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Leaders of the two main political forces in Baja California sat across the table from each other on the Televisa Cortapisa news talk show that aired Sunday night in Tijuana to talk about why two four-party coalitions will be facing each other in the state's July 7 election.
In image taken from television, Tijuana PAN leader Enrique Méndez (left) shakes hands with state PRI leader René Mendívil (right) on Televisa's Cortapisa talk show that aired Sunday. Next to Méndez is PANAL councilwoman Najla Wehbe; next to Mendívil is TV host Karina Muñoz.
René Mendívil, leader of the Institutional Revolutionary Party in the state, was gracious to his political opponents while saying he was confident that the four-party coalition his party is leading will win the governor's race after a 24-year drought.
Asked by talk show host Karina Muñoz why the conservative National Action Party was partnering with the leftist Democratic Revolution Party, Tijuana PAN leader Enrique Méndez said the basic idea behind the coalition was a commitment to democracy. Both parties fear the overall power of the PRI, which retook the presidency last year after 12 years out of power and holds a majority of the nation's governors' posts. When pressed to explain how the PAN, which is anti-abortion, reconciles itself with the PRD's pro-choice and pro-gay-marriage stands, Méndez basically changed the subject, noting that when he was in the state legislature, he had received support from one of the PRI's current coalition partners, the Social Encounter Party, for a law that declares that life begins at conception.
Najla Wehbe, a councilwoman for the teachers union-allied New Alliance Party that is part of the PAN's four-party coalition, said that as part of the partnership, the PANAL will choose the coalition's mayoral candidate for Rosarito Beach and also will choose three candidates for the 25-member state legislature. The program mispelled her name as Nashla.
Mendívil said the PRI will be partnering with the Green Party, the Social Encounter Party and the Workers Party in an attempt to broaden the PRI's support. He did not mention, nor was he asked about, the apparent anointing PRI gubernatorial hopeful Fernando Castro Trenti received last week from on high. Mendívil acted as if Tijuana Mayor Carlos Bustamante, Mexicali Mayor Francisco Pérez Tejada and Ensenada Mayor Enrique Pelayo were still viable candidates for the governor's post, when all three dropped out of the race after Castro Trenti became the PRI's apparent candidate. Mendívil also mentioned former Tijuana Mayor Jorge Hank Rhon as an aspirant for the PRI's gubernatorial nomination. Hank has not conceded in the race.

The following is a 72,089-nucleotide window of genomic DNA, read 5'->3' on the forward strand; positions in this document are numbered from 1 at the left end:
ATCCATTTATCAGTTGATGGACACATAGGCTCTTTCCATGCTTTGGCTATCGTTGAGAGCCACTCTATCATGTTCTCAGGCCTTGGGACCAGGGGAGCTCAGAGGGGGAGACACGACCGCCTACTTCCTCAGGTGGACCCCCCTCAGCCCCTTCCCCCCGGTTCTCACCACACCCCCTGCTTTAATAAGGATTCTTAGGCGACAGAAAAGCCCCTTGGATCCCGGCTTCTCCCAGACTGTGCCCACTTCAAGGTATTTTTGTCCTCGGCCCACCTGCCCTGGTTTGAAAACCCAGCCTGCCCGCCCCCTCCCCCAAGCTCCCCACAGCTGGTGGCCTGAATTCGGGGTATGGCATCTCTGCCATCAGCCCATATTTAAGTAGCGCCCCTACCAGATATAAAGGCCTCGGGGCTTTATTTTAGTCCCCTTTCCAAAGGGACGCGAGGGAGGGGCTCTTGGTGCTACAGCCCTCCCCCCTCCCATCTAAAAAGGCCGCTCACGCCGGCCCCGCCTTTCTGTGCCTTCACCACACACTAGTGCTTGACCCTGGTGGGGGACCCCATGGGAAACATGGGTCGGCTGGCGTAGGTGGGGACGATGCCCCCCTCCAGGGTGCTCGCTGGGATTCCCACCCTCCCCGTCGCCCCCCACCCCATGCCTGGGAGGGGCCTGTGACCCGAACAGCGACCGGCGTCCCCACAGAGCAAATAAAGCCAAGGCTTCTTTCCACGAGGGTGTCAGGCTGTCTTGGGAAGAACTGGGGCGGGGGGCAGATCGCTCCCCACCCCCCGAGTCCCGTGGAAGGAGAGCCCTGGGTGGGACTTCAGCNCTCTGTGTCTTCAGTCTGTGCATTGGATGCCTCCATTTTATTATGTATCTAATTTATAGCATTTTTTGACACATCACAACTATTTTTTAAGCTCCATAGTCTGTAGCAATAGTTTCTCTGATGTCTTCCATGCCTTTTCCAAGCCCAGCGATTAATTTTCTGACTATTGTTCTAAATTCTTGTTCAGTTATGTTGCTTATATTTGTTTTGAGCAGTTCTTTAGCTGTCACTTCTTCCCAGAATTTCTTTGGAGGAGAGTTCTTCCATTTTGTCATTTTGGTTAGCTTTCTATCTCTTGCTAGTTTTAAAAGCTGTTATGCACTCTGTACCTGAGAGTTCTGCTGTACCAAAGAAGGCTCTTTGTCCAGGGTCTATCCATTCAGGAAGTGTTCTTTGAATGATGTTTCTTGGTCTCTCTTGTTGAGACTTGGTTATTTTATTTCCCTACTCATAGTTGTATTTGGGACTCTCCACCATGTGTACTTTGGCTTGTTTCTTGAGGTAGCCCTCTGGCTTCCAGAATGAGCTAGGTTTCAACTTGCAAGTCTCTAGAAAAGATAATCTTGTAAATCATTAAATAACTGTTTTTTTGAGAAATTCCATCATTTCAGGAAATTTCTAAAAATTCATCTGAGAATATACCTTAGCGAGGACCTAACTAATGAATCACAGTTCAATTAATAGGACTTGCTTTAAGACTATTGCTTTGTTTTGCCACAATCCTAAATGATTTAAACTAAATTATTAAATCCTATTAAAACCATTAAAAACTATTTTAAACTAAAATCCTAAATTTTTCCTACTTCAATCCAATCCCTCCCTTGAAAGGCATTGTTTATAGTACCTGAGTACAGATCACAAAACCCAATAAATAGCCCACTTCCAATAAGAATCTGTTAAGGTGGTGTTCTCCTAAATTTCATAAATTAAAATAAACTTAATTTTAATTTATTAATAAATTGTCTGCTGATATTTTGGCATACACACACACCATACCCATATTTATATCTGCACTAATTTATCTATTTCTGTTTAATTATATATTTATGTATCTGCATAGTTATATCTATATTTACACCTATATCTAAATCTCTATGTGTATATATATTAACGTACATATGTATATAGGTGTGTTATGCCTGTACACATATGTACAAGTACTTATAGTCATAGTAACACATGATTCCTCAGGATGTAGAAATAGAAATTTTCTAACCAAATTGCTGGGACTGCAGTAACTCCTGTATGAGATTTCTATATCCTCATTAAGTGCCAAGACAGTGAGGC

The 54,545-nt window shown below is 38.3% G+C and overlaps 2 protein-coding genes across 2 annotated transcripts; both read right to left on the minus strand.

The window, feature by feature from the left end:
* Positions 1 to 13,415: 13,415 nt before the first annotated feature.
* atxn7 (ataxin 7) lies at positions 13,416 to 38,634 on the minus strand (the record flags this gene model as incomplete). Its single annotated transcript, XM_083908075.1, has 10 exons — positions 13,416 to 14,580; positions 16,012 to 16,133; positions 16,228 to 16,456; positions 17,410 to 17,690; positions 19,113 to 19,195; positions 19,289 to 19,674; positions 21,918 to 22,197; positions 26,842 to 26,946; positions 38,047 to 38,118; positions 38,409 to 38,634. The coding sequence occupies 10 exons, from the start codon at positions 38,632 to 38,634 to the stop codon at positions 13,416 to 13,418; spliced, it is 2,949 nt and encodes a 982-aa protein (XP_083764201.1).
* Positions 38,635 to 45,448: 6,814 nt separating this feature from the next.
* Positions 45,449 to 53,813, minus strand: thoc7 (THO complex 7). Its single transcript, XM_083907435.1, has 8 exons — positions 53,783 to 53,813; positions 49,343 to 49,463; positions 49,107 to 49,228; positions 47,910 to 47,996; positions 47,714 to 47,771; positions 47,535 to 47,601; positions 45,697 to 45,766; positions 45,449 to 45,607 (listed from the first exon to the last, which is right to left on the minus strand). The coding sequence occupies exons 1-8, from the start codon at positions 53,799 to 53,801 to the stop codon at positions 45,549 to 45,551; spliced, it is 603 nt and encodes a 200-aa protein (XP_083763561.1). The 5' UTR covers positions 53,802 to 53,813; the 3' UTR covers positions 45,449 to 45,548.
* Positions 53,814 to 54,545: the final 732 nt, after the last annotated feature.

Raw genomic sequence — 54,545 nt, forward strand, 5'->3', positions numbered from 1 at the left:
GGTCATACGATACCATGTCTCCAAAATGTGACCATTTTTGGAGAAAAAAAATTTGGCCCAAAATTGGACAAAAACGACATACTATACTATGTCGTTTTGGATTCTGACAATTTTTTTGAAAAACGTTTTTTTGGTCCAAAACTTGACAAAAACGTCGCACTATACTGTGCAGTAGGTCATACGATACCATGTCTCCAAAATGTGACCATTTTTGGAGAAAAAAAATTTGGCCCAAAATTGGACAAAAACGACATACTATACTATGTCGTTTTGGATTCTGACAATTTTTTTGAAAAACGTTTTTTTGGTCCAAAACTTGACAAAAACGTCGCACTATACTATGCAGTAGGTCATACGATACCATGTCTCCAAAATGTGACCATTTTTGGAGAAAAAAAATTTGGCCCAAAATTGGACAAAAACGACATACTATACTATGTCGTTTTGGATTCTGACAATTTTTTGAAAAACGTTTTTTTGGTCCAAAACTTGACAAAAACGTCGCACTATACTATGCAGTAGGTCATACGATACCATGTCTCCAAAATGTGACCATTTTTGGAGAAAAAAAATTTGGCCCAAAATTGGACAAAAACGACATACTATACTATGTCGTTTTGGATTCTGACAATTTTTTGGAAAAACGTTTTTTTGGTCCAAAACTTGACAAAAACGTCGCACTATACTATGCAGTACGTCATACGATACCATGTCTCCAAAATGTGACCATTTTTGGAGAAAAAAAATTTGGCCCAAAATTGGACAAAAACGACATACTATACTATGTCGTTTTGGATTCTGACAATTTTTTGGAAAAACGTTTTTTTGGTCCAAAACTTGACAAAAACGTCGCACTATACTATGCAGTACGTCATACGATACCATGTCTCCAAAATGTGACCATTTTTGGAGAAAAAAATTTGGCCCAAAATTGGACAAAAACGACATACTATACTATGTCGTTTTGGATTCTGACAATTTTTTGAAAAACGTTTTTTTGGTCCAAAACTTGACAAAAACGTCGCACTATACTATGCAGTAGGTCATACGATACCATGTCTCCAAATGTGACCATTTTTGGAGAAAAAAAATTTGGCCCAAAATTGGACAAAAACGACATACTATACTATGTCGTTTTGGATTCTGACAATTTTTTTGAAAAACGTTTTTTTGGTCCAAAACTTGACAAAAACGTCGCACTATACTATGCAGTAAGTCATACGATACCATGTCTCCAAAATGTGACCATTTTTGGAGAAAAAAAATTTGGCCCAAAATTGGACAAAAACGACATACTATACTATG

Mendívil also did not mention how he has hopes of becoming the PRI's candidate for mayor of Tijuana. Some think Hank might wind up having a big say in who becomes mayor; Mendívil has been associated with Castro Trenti.
Méndez said the PAN will likely be nominating either former Tijuana Mayor Francisco Vega or former Tijuana Mayor Héctor Osuna Jaime as the coalition's candidate to succeed Gov. José Guadalupe Osuna Millán, also a former PAN mayor of Tijuana.
Update, Feb. 16: The Citizens Movement also apparently will be fielding its own candidate (it turned out to be lifelong PRIista Felipe Ruanova). This is interesting in the sense that the three parties that backed presidential candidate Andrés Manuel López Obrador (who now is forming his own party, Morena) are apparently going to be backing three separate candidates for governor. The PRD is aligned with the PAN and the Workers Party is aligned with the PRI. Story, Frontera (PDF).
Baja California Sen. Marco Antonio Blásquez ran on the ticket of the Citizens Movement last year, but then switched to the Workers Party group in the Senate after winning.
Update, July 8, 2013: Vega, who won the PAN nomination, won the gubernatorial election.
The word cortapisa has many meanings, one of which is obligation.